King of the corner doing just fine
Mount Pleasant’s very own Hassie Holmes is loved by many. Most people don’t know the man personally, but have developed relationships with him as they pull up to the corner of Houston Northcutt Boulevard and Johnnie Dodds Boulevard.
Holmes is a fixture at the corner where he has been selling newspapers and magazines from a home cart for more than 20 years.
About a month ago, Holmes was taken to the hospital to be treated for various health issues. It was first reported that he had been hit by a car.
But the Mount Pleasant Police Department said they never received a report of such an incident. However they were called out to check on Holmes’ condition, and found him in poor condition after receiving calls by the public to check on him.
He was taken to East Cooper Medical Center and once his condition stabilized, he was moved to a medical transition home in the north area until he can fully recover.
Last week on a crisp, sunny day, Holmes grinned widely as he explained that he was doing just fine. “You just have no idea how many people you have touched until you leave,” he said.
Holmes refers to the fact that he can no longer be found on his corner where he worked seven days a week, no matter the weather.
He has been kept abreast of the outpouring of love he has received from well wishers. And he wants to let everyone know he is fine and in good spirits, he said.
With the help of Deborah Still, MSW, LISW-CP, with Roper St. Francis Healthcare Holmes is being well looked after.
She is the medical social worker for his case.
A guardian and conservator are also in place to help Holmes make appropriate medical choices to take care of himself.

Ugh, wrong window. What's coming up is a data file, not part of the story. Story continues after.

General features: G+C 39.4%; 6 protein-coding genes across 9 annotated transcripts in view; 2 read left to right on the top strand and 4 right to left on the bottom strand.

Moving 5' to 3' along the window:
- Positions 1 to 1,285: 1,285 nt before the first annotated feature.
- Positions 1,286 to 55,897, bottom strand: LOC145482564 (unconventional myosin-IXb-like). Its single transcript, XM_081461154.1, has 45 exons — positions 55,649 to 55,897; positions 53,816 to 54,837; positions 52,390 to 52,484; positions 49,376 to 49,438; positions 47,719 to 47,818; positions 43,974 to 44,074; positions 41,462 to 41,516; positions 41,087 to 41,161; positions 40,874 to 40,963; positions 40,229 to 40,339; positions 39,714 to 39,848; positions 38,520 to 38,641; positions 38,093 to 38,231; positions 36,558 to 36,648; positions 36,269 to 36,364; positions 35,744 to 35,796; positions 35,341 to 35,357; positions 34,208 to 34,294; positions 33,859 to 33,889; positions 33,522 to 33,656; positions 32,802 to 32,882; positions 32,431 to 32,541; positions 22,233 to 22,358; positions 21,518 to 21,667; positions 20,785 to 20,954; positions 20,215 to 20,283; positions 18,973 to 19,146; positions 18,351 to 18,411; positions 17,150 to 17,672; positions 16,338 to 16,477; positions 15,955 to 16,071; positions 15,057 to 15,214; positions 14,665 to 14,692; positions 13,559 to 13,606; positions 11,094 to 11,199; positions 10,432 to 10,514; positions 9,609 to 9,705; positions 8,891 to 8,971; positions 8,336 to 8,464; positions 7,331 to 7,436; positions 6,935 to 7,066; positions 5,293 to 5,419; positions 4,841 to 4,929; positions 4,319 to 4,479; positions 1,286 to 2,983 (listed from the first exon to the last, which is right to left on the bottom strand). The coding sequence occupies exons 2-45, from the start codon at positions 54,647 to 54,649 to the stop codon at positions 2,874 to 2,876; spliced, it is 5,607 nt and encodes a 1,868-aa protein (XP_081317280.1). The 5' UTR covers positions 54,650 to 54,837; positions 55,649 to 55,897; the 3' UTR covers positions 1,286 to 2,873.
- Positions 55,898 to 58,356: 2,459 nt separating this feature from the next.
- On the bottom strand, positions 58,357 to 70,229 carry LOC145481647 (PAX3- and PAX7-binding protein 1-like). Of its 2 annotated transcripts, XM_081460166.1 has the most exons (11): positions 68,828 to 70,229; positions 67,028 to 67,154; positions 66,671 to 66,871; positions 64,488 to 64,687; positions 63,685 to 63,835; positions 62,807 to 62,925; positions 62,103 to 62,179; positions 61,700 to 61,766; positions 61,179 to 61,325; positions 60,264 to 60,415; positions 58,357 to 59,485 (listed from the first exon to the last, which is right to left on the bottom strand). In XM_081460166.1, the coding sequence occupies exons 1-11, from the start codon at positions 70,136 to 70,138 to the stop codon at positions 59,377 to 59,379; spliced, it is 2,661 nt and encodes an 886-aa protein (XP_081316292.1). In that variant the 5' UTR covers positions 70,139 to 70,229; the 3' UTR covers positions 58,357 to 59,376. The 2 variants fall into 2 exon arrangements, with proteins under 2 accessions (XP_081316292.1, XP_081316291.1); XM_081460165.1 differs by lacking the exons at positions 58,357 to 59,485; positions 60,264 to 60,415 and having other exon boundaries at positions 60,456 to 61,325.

At 62 years old, Holmes said his future is uncertain. But what he is certain about is maintaining what he calls his “sunny side” and his appreciation for the community that adores him so much.
Not one to typically ask for help, Holmes is realizing that he just might need some.
The medical bills, housing and continuing care expenses need to be paid.
He said he is physically and mentally fine, but until the doctors release him, he must stay put.
Mount Pleasant resident Ellen Bishop saw a Facebook posting about Holmes’ condition last month and wanted to do something to help. She banks at Capital Bank and asked Charlie Gamble, assistant branch manager, if a donation fund could be set up in Holmes’ name.
That account is still active and donations can be made at Capital Bank at 651 Johnnie Dodds Boulevard.
Donations can be made in person, by mail or by using the night drop. Explicit instructions must be included so that the donation goes straight to the Hassie Holmes Fund.
Stop by or mail a check to the Hassie Holmes Fund at 651 Johnnie Dodds Boulevard, Mount Pleasant, S.C. 29464.
Still said that until his Social Security kicks in, financial assistance would be greatly appreciated.
“First hand I have seen the good spirit this community has to offer,” said Holmes. “I saw it on a day-to-day basis, but now I am seeing it directed toward me with everyone’s love and concern.”
He said he didn’t want anyone to worry because he is in a clean, safe medical transitional home, and provided three meals a day.
It has given him the opportunity to learn about himself, he said.
He said he is getting stronger each day. He enjoys the morning sun on the front porch, takes walks everyday and busies himself with reading and watching the news.
“The impact I had on everyone each day was kind of lost on me until now,” he said. “I take that very serious and I do not take it for granted. I never did and even more so now do I recognize it.”
Holmes said he misses seeing everyone and appreciates the cards of encouragement and love.